Utilization of Salvinia molesta, an aquatic weed which is notorious for its allelopathy and invasiveness, has been explored by its vermicomposting. Fourier transform infrared spectroscopy (FT-IR) and plant bioassay tests were conducted to analyze the composition and fertilizer value of S .molesta vermicompost. Germination and seedling growth tests were performed in soil supplemented with vermicompost at levels ranging from 0.75 to 40% by weight of the soil on three common food plants, ladies finger (Abelmoschus esculentus), cucumber (Cucumis sativus), and green gram (Vigna radiata). The influence of S. molesta’s vermicompost on some of the physicochemical and biological attributes of the soil was also studied. FT-IR analysis revealed that S. molesta loses its allelopathy, as the chemical compounds that are responsible for it are largely destroyed, in the course of its vermicomposting. There is also an indication that a portion of lignin content of S. molesta is degraded. Vermicompost enhanced the germination success and promoted the morphological growth and biochemical content of the plant species studied. It also bestowed plant friendly physicochemical and biological attributes to the soil. The findings raise the prospect that billions of tons of S. molesta biomass―which not only goes to waste at present but is also a cause of serious harm to the environment―may become utilizable in organic agriculture.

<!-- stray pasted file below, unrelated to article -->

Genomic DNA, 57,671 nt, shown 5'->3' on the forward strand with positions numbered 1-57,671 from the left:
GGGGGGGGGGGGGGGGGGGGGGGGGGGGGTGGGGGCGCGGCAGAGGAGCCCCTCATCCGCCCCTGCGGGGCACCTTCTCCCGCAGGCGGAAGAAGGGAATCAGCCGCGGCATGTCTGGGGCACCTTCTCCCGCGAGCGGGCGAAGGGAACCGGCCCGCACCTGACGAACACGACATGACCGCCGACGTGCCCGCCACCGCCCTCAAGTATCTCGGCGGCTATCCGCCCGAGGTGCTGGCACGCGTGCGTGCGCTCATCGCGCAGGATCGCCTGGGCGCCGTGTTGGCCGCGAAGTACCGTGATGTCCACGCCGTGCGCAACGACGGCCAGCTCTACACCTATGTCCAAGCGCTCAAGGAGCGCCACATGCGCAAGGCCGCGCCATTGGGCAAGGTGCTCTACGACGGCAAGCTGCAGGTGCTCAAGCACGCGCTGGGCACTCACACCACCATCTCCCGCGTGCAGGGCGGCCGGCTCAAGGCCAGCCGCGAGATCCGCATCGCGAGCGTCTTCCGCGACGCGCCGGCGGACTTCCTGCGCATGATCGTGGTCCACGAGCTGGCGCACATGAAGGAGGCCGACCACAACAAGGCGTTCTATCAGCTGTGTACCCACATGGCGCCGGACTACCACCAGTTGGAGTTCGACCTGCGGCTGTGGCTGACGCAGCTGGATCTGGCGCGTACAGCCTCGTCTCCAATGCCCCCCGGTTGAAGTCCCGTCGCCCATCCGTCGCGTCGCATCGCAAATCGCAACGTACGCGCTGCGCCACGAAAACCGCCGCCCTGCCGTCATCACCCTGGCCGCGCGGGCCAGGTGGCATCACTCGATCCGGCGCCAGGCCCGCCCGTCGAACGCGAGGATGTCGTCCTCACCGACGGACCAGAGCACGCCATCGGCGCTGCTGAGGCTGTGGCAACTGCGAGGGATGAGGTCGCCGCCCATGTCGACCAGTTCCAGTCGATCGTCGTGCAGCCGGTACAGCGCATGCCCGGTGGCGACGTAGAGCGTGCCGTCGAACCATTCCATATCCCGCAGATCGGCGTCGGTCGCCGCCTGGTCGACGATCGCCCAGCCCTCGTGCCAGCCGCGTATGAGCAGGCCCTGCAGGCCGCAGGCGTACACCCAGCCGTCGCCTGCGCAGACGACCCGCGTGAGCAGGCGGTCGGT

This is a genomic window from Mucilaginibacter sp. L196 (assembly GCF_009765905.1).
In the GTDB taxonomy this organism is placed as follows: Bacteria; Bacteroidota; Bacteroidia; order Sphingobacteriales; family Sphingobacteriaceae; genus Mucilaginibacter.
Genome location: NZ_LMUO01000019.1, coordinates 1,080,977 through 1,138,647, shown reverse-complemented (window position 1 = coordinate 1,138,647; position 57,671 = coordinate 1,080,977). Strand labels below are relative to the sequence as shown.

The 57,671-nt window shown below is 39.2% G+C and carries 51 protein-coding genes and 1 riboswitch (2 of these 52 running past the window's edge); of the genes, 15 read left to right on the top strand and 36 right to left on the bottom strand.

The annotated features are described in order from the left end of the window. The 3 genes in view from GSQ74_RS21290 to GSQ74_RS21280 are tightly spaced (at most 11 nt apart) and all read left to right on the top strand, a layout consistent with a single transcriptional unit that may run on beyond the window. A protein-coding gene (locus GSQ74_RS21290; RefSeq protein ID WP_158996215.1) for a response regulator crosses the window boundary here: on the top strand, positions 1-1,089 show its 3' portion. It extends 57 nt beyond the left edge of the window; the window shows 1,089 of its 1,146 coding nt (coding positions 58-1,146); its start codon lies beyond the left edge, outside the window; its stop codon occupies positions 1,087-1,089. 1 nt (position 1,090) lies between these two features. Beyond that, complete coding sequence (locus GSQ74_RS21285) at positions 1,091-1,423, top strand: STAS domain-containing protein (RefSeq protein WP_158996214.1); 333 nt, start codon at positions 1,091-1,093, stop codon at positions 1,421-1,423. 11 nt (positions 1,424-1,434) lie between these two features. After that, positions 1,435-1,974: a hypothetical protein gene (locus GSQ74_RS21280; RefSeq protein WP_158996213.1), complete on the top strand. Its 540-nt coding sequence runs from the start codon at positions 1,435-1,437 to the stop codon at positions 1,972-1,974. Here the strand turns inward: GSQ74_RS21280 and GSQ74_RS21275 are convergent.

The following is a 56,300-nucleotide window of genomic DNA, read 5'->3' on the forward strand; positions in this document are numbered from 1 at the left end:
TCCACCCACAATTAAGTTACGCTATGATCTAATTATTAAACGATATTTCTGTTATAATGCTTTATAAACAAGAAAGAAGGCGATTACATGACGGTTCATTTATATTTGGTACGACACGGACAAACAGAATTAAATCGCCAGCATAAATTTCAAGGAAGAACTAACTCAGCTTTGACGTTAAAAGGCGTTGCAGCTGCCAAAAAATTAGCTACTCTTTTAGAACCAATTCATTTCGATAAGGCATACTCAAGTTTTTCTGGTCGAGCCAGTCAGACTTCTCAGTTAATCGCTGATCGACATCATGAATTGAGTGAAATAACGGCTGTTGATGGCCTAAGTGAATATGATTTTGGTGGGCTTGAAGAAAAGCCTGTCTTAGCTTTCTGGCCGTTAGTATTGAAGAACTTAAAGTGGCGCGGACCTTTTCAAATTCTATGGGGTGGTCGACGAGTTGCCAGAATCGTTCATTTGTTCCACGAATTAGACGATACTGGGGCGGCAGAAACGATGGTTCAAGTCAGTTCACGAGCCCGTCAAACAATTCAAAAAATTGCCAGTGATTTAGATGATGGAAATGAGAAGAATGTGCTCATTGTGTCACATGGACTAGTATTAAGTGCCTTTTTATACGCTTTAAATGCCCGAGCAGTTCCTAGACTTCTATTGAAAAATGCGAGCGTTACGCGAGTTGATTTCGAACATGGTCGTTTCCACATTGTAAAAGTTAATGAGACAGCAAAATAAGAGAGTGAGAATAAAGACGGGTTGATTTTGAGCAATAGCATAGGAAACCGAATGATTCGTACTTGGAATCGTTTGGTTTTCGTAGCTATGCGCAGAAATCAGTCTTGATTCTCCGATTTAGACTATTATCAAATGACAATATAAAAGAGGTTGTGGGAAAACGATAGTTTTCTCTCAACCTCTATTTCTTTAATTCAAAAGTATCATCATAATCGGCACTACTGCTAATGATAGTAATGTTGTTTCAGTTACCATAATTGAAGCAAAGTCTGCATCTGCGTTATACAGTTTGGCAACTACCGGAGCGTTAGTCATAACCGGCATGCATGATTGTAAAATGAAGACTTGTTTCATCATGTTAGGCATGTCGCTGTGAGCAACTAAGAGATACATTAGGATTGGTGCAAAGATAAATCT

Environmental Science and Pollution Research – Springer Journals
Published: Dec 5, 2017
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